Today, on a hot and steamy Auckland day, five of us played a Franco-Prussian War gsme. There were three French players and two Prussian engaged on a beautifully set up table.
The scenario was a relatively simple one around a triangle of three small villages near a railway line. Both sides have a need to secure these villages and which ever side held the greater number of village at the end of the game would be ruled the winner.
Of the forces engaged, on the French had three brigades of eight battalions, two field batteries and a single regiment of dragoons. The Prussians counted two brigades of seven battalions, one brigade of nine battalions, three field batteries and a regiment of uhlans.
In this narrative I shall refer to the left and right from a Prussian perspective - since I played Prussians.
Two villages were nearer to the French than the Prussians and they chose to move against the left hand village with one brigade, while the other brigades would take the village on the right, with the possibility of pushing further on to take the village on the Prussian side of the track. They moved the two field batteries to a high hill between the the two villages.
The French move to take the right hand village
We Prussians chose to move the nine battalion brigade to occupy the village on our side of the tracks. One of the other brigades would move to engage the French in the village on the left, while the third brigade would fill the space between the two wings where it could support either flank. The guns took the only high ground available from where they could support all forces.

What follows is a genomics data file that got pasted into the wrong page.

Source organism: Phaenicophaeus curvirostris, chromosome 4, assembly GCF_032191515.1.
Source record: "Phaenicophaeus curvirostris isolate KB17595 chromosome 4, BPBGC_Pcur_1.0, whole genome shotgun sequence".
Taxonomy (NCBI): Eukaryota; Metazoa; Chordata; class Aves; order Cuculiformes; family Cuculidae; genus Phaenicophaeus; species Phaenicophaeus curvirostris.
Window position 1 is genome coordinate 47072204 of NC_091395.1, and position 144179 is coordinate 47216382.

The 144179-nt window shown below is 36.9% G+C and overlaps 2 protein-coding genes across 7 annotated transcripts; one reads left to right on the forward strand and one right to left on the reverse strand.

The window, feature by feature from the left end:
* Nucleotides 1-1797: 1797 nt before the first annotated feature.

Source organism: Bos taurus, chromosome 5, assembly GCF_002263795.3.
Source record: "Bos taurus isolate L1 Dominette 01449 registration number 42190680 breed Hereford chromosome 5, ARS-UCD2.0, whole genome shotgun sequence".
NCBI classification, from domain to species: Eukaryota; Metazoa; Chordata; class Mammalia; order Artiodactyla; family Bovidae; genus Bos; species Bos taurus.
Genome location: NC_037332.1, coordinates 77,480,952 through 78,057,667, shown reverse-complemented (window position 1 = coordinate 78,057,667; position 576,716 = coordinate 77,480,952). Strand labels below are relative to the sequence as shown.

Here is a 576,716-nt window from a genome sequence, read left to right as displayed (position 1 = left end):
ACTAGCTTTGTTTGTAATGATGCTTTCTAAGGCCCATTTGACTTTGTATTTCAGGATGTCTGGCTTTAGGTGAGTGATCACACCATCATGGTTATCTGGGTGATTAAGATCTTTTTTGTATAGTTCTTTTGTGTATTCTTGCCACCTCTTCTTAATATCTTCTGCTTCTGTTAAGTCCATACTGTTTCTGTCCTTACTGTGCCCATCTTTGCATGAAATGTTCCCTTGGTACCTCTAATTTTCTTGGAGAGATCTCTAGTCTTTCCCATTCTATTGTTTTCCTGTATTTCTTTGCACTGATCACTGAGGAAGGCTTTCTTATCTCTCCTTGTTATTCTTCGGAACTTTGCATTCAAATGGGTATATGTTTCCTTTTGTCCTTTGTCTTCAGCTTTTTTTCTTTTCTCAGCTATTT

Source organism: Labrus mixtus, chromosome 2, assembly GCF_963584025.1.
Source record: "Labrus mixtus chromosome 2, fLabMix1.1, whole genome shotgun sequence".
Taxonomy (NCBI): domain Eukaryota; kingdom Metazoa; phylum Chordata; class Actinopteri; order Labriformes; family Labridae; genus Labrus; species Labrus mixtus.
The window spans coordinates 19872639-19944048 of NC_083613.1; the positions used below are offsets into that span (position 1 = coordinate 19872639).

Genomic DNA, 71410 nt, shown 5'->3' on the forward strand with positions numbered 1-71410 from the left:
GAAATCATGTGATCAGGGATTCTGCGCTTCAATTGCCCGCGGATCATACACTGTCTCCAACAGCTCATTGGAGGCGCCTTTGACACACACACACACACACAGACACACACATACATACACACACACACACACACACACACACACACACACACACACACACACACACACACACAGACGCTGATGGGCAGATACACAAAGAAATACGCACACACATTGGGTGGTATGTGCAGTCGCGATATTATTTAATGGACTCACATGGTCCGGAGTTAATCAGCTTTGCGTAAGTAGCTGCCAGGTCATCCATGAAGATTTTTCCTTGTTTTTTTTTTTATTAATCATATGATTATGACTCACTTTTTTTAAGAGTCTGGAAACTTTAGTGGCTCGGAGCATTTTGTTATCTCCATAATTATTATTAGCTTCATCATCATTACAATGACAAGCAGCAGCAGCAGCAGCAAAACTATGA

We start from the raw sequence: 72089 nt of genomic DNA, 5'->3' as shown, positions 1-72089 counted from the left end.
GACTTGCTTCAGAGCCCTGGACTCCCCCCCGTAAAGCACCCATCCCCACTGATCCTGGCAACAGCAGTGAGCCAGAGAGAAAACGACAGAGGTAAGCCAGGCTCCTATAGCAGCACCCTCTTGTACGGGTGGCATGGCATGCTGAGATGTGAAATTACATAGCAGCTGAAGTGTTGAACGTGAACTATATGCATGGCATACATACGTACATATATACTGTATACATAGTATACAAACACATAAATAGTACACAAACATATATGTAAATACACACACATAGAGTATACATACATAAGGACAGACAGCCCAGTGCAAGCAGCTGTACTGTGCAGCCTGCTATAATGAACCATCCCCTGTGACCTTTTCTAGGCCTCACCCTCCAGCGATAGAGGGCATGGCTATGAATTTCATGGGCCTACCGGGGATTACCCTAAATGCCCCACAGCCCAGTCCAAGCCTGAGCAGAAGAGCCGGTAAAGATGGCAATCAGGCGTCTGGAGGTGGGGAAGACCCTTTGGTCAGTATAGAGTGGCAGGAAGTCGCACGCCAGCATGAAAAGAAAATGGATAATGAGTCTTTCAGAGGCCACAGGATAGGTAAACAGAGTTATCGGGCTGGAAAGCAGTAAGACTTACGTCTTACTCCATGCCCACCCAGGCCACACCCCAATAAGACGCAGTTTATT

The French easily occupied their villages on their side of the tracks. The Prussians threw the uhlans forward and drew the fire of the dismounted French dragoons, before making a desperate attack agains the French batteries on the hill. The end of the uhlan attack was messy for the cavalry, but for a few turns it drew the attention of the French guns from the infantry.
The first serious action developed on the left where the French had occupied some of the buildings of the town and had taken up positions behind and inside the railway cars there. An initial Prussian attack was repulsed, but a second one drove the dismounted dragoons from the railway cars and allowed a Prussian battalion to push beyond where they overpowered a battalion of Turcos in the café on the edge of the town, driving the Turcos back and taking possession of the café, which the would hold for the rest of the game.
On the right the action developed around the Prussian village when one of the French Brigades pushed forward. The Prussians immediately committed their reserve brigade against this force. Initially the French had some success here, but soon outstripped the supports. When the Prussian reserves got into action the French began to crumble and the brigade from the village in the right had to be committed. The Prussian advance was relentless on the right and when we broke for lunch, all seemed lost for the French.
After lunch the situation changed dramatically. The Prussian reserves now found themselves exposed and the French rebounded. In two or three turns the Prussian reserves were driven off and largely dispersed, but the fighting had taken its toll on the French on the right. One brigade was destroyed and the second fell back across the railway to defend the village on the right on their side if the tracks
In the left hand village the action swayed too and fro. Despite the fact that the dice Gods did not favour them, the French continued to contest the village.
In the end it became a matter of attrition and as the Prussians closed in on the village on the right, it was decided that it was only a matter of time before they would carry the two villages on the French side of the tracks. The game ended with a Prussian victory, but at a huge cost - eleven battalions had been forced from the fight.